The Day of the Jackal (1973) Film Review A

DIRECTOR: Fred Zinnemmann.
BOTTOM LINE: In director Fred Zinnemmann’s superb edge-of-your-seat 142-minute adaptation of Frederick Forsyth’s 1971 novel of the same name, two innocent people are murdered as the French and English police forces – led by French actor Michel Lonsdale- try desperately to find “The Jackal.” That is the code name of the hit man for hire who is planning to assassinate President Charles de Gaulle as he hands out medals on the Place du 18 juin 1940, in Paris, on Liberation Day, 1963. The first murder is the result of a heterosexual affair, so it gets more attention. Also, this first victim is an upper-class French woman, Madame de Montpellier, who is played by the gorgeous French star Delphine Seyrig, then at the peak of her appeal following the release of “Last Year at Marienbad,” “Muriel” and “The Discreet Charm of the Bourgeoisie” with “Jeanne Dielman, 23, Quai du Commerce, 1080 Bruxelles” just around the corner. “The Jackal,” brilliantly played by Edward Fox, meets her at an expensive hotel, and later, as the police close in around him, he follows her to her mansion and, after she tells him that the police have been to see her, he kills her.
The Day of the Jackal
The second murder is the result of a homosexual affair, so it gets less screen time. Back in Paris, with the murder of Madame de Montpellier on the news stations and the police now knowing his nom de guerre and having alerted all of the hotels in Paris, “The Jackal” knows that he must find somewhere else to stay. So, barely escaping the police at the train station, he asks the taxi driver to take him to a Turkish Bath where, as he hoped, he is hit on by a French man named Jules Bernard (played by English actor Anthony “Anton” Rodgers) who invites him back to his home to spend the evening. All seems to go as planned until Jules overhears the newsflash on the television, and like Madame de Montpellier before him, he is immediately dispatched, in his case, to that great gay sauna in the sky.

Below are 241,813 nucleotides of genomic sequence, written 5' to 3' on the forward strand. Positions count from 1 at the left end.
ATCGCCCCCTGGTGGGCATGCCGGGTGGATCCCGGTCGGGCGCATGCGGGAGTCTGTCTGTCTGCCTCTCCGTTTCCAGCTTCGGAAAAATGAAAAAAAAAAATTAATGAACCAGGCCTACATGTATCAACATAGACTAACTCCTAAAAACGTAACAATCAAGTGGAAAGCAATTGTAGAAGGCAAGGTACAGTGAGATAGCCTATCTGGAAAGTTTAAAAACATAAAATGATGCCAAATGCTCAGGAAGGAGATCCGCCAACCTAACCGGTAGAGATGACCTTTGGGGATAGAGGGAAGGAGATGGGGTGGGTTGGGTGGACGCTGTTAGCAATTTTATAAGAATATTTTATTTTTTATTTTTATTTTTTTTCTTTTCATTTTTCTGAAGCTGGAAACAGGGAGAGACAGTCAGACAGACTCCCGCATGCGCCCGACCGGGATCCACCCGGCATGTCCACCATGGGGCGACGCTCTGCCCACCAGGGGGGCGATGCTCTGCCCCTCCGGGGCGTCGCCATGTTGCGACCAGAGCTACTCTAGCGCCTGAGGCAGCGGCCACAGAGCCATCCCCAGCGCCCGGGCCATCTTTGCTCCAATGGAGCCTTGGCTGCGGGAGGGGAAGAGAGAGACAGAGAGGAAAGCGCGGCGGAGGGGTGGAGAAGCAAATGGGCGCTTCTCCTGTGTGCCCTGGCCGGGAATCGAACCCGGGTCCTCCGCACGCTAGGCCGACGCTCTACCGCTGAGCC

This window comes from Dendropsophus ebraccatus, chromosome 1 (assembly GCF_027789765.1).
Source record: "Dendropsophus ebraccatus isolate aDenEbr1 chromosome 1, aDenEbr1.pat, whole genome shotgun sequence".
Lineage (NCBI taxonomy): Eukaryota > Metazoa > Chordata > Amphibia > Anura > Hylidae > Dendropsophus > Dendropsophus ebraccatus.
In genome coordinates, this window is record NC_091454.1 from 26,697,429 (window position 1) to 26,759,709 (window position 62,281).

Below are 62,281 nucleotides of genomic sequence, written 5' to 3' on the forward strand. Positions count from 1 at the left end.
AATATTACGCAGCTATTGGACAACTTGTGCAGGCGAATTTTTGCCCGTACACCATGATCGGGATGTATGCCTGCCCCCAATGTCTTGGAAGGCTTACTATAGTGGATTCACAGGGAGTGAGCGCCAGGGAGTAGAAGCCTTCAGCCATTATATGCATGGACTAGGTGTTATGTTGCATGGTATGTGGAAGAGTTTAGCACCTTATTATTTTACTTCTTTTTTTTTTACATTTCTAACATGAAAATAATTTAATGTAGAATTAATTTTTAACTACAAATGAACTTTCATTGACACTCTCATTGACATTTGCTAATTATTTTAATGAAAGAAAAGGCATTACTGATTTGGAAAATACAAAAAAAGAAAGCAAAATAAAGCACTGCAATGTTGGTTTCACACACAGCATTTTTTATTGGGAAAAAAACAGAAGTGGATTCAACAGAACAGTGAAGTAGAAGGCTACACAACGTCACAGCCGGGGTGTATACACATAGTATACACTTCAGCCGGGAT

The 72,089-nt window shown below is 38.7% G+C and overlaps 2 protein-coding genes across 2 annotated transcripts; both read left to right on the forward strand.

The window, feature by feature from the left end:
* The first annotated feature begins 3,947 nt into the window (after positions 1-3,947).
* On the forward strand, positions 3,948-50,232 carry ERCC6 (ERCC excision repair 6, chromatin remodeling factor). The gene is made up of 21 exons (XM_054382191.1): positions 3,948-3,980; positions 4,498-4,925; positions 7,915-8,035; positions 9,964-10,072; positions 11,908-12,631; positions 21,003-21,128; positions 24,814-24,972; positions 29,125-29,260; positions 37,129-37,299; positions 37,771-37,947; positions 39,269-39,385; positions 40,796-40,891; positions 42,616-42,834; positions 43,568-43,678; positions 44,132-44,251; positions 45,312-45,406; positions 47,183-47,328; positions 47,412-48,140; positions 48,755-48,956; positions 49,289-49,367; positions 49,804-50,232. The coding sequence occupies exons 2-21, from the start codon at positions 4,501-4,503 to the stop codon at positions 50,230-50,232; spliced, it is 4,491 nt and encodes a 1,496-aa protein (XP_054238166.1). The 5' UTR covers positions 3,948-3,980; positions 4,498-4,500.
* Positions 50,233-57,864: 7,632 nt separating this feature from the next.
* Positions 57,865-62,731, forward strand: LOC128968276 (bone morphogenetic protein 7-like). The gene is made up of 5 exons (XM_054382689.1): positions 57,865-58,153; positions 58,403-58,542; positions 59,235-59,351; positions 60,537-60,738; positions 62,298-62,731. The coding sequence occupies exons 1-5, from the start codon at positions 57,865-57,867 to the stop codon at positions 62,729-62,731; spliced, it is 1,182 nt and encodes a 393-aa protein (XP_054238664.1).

The Day of the Jackal
This is another example of a gay character whose sole purpose in a movie is to be killed. Our consolation is that Zinnemmann and Rodgers treat him with a modicum of respect – we get a glimpse of his life outside the bathhouse, and Rodgers manages to do his best with his few minutes of screentime. That his murder is a mirror image of Seyrig’s also eases the pain (a little).
Otherwise, I always sit back and enjoy this beautifully made film. It is a reminder of what a great director Fred Zinnemmann could be when he worked from suitable material.
Openly gay actor Derek Jacobi is among the marvelous cast, a virtual who’s who of excellent English and French character actors, plus the occasional star!

Oscar nomination for Best Editing of 1973. (Ralph Kemplen)


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